Former Warren County Businessman Admits Fraudulently Obtaining $1.8 Million in COVID-19 Loans Meant for Small Businesses

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FILE PHOTO: Signage is seen at the United States Department of Justice headquarters in Washington, D.C.

NEWARK, N.J. – A Warren County, New Jersey, businessman today admitted fraudulently obtaining nearly $1.8 million in federal Paycheck Protection Program (PPP) loans, U.S. Attorney Philip R. Sellinger and Assistant Attorney General Kenneth A. Polite Jr. of the Justice Department’s Criminal Division announced.

Rocco A. Malanga, 50, formerly of Hackettstown, New Jersey, pleaded guilty by videoconference before U.S. District Judge Julien X. Neals to an information charging him with one count of bank fraud and one count of money laundering.

According to documents filed in the case and statements made in court:

From April 2020 through August 2020, Malanga submitted false documentation to three lenders to fraudulently obtain approximately $1.8 million in federal COVID-19 emergency relief funds meant for distressed small businesses. He submitted at least three PPP loan applications on behalf of three different business entities in which he fabricated the number of employees employed by each business entity, as well as their average monthly payroll. Malanga then diverted some of the proceeds from the loans to fund a business that did not receive PPP loan funds. 

The Coronavirus Aid, Relief, and Economic Security (CARES) Act is a federal law designed to provide emergency financial assistance to millions of Americans who are suffering the economic effects resulting from the COVID-19 pandemic. One source of relief provided by the CARES Act was the authorization of up to $349 billion in forgivable loans to small businesses for job retention and certain other expenses through the PPP.  In April 2020, Congress authorized over $300 billion in additional PPP funding.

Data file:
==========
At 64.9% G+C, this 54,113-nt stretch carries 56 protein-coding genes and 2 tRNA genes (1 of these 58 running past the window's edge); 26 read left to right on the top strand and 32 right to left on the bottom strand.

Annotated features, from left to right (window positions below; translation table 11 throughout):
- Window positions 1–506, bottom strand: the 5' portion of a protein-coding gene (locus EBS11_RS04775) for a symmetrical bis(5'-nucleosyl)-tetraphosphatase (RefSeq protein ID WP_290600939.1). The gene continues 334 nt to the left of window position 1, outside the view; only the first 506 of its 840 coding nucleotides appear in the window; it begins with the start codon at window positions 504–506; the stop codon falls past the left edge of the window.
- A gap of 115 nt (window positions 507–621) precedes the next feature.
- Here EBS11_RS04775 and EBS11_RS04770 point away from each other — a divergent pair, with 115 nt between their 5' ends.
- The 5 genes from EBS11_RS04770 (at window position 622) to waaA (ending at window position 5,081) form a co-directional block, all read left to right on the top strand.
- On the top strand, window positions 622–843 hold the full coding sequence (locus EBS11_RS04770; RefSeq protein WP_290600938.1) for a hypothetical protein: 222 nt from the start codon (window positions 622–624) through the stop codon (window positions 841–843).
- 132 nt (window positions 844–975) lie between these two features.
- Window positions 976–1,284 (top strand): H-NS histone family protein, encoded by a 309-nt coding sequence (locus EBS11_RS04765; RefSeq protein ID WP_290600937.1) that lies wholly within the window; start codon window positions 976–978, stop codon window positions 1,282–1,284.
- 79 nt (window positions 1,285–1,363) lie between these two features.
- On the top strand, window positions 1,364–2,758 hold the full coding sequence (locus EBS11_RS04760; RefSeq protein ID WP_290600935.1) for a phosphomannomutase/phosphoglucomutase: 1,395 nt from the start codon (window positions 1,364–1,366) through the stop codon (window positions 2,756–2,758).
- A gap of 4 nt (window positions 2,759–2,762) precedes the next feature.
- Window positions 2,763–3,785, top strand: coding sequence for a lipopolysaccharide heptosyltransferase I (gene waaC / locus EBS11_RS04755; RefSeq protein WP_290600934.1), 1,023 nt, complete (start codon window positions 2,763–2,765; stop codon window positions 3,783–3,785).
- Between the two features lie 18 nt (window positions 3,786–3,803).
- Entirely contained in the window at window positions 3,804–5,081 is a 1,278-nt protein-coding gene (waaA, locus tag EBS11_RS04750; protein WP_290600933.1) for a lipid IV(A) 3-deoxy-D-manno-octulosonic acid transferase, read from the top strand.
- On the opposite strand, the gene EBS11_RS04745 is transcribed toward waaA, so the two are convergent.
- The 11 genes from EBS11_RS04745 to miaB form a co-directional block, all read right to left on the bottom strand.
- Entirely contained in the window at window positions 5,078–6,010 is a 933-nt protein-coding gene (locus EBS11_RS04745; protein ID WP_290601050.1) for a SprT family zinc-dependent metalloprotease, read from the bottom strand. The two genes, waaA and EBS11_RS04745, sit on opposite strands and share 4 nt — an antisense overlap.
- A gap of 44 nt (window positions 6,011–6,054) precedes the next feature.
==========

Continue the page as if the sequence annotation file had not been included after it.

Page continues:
The PPP allowed qualifying small businesses and other organizations to receive loans with a maturity of two years and an interest rate of 1 percent. Businesses must have used PPP loan proceeds for payroll costs, interest on mortgages, rent and utilities. The PPP allowed the interest and principal to be forgiven if businesses spent the proceeds on these expenses within a set time period and used at least a certain percentage of the loan towards payroll expenses.

The bank fraud charge carries a maximum penalty of 30 years in prison and a $1 million fine; the money laundering charge carries a maximum sentence of 10 years and a $250,000 fine.  Sentencing is scheduled for Nov. 2, 2022.

U.S. Attorney Sellinger and Assistant Attorney General Polite credited special agents of IRS – Criminal Investigation, under the direction of Acting Special Agent in Charge Tammy L. Tomlins; postal inspectors of the U.S. Postal Inspection Service in Newark, under the direction of Inspector in Charge Damon Wood; special agents of the Office of Inspector General for the Board of Governors of the Federal Reserve System and the Bureau of Consumer Financial Protection, under the Direction of Acting Special Agent in Charge Stephen Donnelly; special agents of the Federal Deposit Insurance Corporation, Office of Inspector General, under the direction of Special Agent in Charge Patricia Tarasca, New York Region; and special agents of the Social Security Administration, Office of the Inspector General, under the direction of Special Agent in Charge Sharon MacDermott, with the investigation leading to the today’s guilty plea.

The government is represented by Assistant U.S. Attorney Blake Coppotelli of the District of New Jersey and Trial Attorney Della Sentilles of the Fraud Section of the Department of Justice.